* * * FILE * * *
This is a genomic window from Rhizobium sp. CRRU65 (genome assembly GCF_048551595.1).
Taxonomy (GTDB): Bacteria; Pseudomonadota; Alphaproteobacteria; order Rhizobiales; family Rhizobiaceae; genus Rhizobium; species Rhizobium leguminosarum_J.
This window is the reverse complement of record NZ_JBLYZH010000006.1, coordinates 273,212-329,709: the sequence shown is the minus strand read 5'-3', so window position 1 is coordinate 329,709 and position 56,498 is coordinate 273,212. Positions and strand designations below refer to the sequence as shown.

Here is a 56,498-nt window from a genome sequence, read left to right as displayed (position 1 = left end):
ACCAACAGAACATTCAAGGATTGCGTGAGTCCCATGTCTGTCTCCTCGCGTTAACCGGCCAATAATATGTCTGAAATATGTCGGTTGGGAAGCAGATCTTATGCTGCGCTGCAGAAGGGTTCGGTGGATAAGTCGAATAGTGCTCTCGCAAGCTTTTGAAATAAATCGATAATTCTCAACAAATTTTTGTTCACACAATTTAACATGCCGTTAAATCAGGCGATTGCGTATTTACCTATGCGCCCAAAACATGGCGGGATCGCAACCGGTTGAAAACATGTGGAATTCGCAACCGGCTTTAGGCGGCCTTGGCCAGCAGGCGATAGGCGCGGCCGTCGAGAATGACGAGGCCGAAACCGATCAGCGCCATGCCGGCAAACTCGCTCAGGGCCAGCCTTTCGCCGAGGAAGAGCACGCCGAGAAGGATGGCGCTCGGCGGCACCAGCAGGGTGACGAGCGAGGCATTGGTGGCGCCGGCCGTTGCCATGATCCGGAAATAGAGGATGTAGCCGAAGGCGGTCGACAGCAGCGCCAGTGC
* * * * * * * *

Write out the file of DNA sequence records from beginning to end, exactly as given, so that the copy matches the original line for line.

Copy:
This is a genomic window from Rhizobium sp. CRRU65 (genome assembly GCF_048551595.1).
Taxonomy (GTDB): Bacteria; Pseudomonadota; Alphaproteobacteria; order Rhizobiales; family Rhizobiaceae; genus Rhizobium; species Rhizobium leguminosarum_J.
This window is the reverse complement of record NZ_JBLYZH010000006.1, coordinates 273,212-329,709: the sequence shown is the minus strand read 5'-3', so window position 1 is coordinate 329,709 and position 56,498 is coordinate 273,212. Positions and strand designations below refer to the sequence as shown.

Here is a 56,498-nt window from a genome sequence, read left to right as displayed (position 1 = left end):
ACCAACAGAACATTCAAGGATTGCGTGAGTCCCATGTCTGTCTCCTCGCGTTAACCGGCCAATAATATGTCTGAAATATGTCGGTTGGGAAGCAGATCTTATGCTGCGCTGCAGAAGGGTTCGGTGGATAAGTCGAATAGTGCTCTCGCAAGCTTTTGAAATAAATCGATAATTCTCAACAAATTTTTGTTCACACAATTTAACATGCCGTTAAATCAGGCGATTGCGTATTTACCTATGCGCCCAAAACATGGCGGGATCGCAACCGGTTGAAAACATGTGGAATTCGCAACCGGCTTTAGGCGGCCTTGGCCAGCAGGCGATAGGCGCGGCCGTCGAGAATGACGAGGCCGAAACCGATCAGCGCCATGCCGGCAAACTCGCTCAGGGCCAGCCTTTCGCCGAGGAAGAGCACGCCGAGAAGGATGGCGCTCGGCGGCACCAGCAGGGTGACGAGCGAGGCATTGGTGGCGCCGGCCGTTGCCATGATCCGGAAATAGAGGATGTAGCCGAAGGCGGTCGACAGCAGCGCCAGTGC